Bring. It. On.

Posted on March 15th, 2012

Today’s chemo appointment was postponed. That’s not good, not bad.

It just is.

But since Stella will not be dealing with the side effects tomorrow morning, I have decided to run the full 42.2 kilometer Jerusalem Marathon.

Yeah. I know.

It’s freezing, raining, and the wind is just howling outside my window.

But you know something?

Who the hell cares that the weather is a bit unpleasant.

Stella and millions of other cancer patients world-wide deal with much worse on a daily basis. No matter how hard a run is, it is nothing. Those of us who run have decided on our own to accept this extremely short-term suffer-fest. Even if you got up in the morning and ran a marathon in the rain every day, you would still feel better than someone with cancer.

Finishing a marathon is incredibly sweet. This will be #6 for me. You cross the finish line and no matter how much your legs and lungs burn, you feel a tremendous sense of accomplishment, of relief, and of gratitude to the Almighty for enabling you to complete the run. You turn in your chip and get a finisher’s medallion draped around your neck.

It feels good. Really good.

But I know it won’t feel like even one percent of the ecstasy we will feel when we make it to that day — whenever it may come — when we hear the words “You are Cured.

If it takes a month, a year, or maybe many years — we will never give up hope of crossing that finish line for good.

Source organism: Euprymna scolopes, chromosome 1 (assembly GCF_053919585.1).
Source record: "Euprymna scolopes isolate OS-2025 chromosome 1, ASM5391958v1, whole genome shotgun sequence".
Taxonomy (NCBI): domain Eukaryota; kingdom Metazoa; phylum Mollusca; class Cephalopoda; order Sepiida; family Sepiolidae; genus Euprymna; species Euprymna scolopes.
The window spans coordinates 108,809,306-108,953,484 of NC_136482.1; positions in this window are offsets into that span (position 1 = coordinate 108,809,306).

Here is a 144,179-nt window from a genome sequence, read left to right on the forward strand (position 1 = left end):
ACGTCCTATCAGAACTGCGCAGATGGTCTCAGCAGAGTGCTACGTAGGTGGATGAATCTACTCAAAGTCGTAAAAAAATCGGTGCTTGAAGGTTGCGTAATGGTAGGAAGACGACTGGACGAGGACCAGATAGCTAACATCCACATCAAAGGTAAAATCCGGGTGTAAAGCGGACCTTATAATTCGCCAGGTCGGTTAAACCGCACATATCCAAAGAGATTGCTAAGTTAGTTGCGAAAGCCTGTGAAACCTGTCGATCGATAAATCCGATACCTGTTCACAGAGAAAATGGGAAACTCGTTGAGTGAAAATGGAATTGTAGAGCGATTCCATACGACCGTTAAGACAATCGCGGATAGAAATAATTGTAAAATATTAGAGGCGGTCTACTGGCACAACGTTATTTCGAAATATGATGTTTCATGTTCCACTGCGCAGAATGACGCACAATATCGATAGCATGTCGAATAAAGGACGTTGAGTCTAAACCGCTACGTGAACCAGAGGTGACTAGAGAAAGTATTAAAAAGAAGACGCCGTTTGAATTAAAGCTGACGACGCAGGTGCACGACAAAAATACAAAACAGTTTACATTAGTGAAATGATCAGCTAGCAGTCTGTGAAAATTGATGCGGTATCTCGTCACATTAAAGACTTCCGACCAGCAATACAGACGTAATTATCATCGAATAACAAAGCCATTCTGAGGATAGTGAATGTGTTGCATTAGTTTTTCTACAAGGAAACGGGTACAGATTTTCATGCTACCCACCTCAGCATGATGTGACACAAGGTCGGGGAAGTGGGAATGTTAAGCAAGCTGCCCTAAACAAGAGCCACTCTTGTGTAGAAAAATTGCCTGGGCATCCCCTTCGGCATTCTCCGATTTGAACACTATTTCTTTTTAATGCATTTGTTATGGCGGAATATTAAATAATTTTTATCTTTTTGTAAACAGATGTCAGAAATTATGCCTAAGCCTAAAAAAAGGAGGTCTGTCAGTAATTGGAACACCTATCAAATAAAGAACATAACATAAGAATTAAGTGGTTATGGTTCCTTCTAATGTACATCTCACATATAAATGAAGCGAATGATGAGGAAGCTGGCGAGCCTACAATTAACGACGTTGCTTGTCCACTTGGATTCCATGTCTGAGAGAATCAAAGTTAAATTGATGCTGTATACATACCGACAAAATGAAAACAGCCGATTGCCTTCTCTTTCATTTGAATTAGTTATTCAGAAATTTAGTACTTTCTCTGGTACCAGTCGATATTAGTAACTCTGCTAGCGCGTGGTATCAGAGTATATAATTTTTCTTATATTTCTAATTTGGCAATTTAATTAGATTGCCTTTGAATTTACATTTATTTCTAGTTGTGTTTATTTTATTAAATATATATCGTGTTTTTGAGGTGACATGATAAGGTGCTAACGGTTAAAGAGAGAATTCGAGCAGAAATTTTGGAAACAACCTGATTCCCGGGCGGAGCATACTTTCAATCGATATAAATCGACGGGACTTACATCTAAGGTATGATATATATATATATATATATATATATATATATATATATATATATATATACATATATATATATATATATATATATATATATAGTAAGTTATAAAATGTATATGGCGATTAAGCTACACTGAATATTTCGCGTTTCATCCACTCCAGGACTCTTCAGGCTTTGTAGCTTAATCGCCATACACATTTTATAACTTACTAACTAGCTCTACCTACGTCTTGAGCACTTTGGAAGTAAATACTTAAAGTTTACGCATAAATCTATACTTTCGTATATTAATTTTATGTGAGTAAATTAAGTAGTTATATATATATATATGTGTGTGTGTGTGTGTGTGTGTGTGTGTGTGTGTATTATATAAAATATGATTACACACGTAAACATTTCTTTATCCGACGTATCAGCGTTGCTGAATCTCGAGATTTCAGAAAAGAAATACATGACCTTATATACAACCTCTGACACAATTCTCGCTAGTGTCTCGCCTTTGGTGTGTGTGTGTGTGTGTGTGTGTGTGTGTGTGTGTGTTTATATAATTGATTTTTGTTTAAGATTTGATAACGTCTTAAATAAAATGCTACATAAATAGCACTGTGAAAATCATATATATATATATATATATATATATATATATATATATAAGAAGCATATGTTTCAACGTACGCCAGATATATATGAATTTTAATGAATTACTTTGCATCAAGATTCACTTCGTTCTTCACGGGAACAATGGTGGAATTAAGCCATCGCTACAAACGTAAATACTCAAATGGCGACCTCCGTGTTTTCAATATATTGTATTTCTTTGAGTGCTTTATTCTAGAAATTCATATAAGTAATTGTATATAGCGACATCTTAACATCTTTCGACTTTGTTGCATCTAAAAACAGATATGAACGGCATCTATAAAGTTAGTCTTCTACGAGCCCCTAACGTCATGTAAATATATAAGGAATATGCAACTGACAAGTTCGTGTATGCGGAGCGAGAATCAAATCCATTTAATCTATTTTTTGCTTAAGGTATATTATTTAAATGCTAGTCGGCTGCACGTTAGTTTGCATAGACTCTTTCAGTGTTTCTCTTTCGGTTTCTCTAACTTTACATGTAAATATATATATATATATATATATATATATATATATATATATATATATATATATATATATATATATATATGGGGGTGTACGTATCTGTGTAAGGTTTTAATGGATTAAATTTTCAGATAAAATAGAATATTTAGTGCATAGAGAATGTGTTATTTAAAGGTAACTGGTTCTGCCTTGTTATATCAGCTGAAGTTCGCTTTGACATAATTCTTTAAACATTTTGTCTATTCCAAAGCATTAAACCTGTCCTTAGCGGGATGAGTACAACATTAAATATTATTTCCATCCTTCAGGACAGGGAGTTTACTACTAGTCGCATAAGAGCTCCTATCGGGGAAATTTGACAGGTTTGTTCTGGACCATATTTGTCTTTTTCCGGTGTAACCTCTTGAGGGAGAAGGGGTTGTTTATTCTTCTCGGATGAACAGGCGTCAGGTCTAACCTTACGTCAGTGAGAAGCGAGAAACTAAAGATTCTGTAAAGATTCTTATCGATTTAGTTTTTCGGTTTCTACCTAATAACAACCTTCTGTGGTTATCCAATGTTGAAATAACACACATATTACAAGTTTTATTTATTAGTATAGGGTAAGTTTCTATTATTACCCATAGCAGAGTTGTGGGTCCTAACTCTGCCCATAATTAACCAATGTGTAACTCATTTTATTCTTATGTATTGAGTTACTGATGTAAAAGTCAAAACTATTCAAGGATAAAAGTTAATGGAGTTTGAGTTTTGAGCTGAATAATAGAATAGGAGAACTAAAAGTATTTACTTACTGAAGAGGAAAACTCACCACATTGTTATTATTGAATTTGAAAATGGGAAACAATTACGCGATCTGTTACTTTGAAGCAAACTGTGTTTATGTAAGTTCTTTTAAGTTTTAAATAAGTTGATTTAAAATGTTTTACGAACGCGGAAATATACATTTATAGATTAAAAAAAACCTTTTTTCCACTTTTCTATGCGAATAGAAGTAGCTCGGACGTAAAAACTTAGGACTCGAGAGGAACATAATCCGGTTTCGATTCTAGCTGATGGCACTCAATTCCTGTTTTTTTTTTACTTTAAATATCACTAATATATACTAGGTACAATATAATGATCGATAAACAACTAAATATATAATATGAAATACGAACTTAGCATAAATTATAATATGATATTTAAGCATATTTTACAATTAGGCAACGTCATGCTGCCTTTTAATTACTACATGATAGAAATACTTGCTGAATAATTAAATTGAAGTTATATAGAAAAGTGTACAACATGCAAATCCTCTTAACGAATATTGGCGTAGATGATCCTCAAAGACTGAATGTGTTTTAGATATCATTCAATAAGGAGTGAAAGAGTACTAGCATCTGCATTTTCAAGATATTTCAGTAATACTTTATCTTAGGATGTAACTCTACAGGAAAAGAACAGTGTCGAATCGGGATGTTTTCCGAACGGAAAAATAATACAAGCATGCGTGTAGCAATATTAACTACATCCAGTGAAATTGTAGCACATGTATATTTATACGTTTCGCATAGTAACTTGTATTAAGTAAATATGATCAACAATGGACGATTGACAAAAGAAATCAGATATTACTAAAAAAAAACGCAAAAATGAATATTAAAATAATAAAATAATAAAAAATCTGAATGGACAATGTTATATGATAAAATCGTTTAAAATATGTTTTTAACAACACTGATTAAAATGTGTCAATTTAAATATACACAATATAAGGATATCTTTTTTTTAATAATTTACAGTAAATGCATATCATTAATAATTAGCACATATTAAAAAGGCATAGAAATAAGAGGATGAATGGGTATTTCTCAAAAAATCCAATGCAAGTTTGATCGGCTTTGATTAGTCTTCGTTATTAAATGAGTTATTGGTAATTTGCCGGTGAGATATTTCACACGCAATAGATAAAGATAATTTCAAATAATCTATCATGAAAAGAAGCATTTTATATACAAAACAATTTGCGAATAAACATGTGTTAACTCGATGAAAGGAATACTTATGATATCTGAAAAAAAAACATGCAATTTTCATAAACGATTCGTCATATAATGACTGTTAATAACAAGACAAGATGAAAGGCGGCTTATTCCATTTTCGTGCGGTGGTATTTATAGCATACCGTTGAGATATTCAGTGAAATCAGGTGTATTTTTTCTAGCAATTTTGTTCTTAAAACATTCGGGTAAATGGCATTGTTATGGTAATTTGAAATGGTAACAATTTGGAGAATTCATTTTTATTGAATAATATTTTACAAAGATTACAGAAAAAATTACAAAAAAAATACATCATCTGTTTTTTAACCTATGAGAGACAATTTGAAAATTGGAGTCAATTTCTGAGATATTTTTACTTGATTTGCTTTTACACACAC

So yeah, a few thousand of us will have to run through some fairly nasty conditions tomorrow.

You know what?

Bring it on.

Yarden Frankl, Neve Daniel

 

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Comments

  1. Rebekah says:

    Hi Yarden.
    The reason I like reading about your struggles is because of the human need to empathize. First, why can I empathize? For the reason, I think, that I have struggles too – like all people have struggles, whether cancer, marathons, eating disorders, rockets from Gaza, and other unspeakable horrors.
    Why the need to empathize? When we listen to another person’s struggles, we become responsible to care, to hear the commandment to “love our neighbor as our self”
    At the same time, when we can empathize with another person’s struggles, we have evidence that in our own way we also fight a ferocious battle. Then we see how united people can be in a good way.
    Much Love,
    Rebekah

  2. Gavri says:

    Gavris’ soup will be waiting for you upon your return..

    Go get em..

  3. Rev. Rocky says:

    We continue to pray for Stella and the Frankl each and everyday. Rev. Rocky……..

  4. Steven Wolinsky says:

    Go for it, Yarden! The best of luck to you in tomorrow’s marathon. I wish I could run with you and all the others in Yerushalayim.
    But most importantly, hatzlacha rabba to you, Stella and your family in the most important marathon, the marathon of life.
    Shabbat Shalom
    Steve

  5. happiness says:

    BRING IT ON INDEED!!
    stay well

  6. Gary Swickley says:

    I saw Sue on Derech Chevron at about 36K, but no sign of you. I guess your testoserone kicked in at some point. Keep running and keep writing.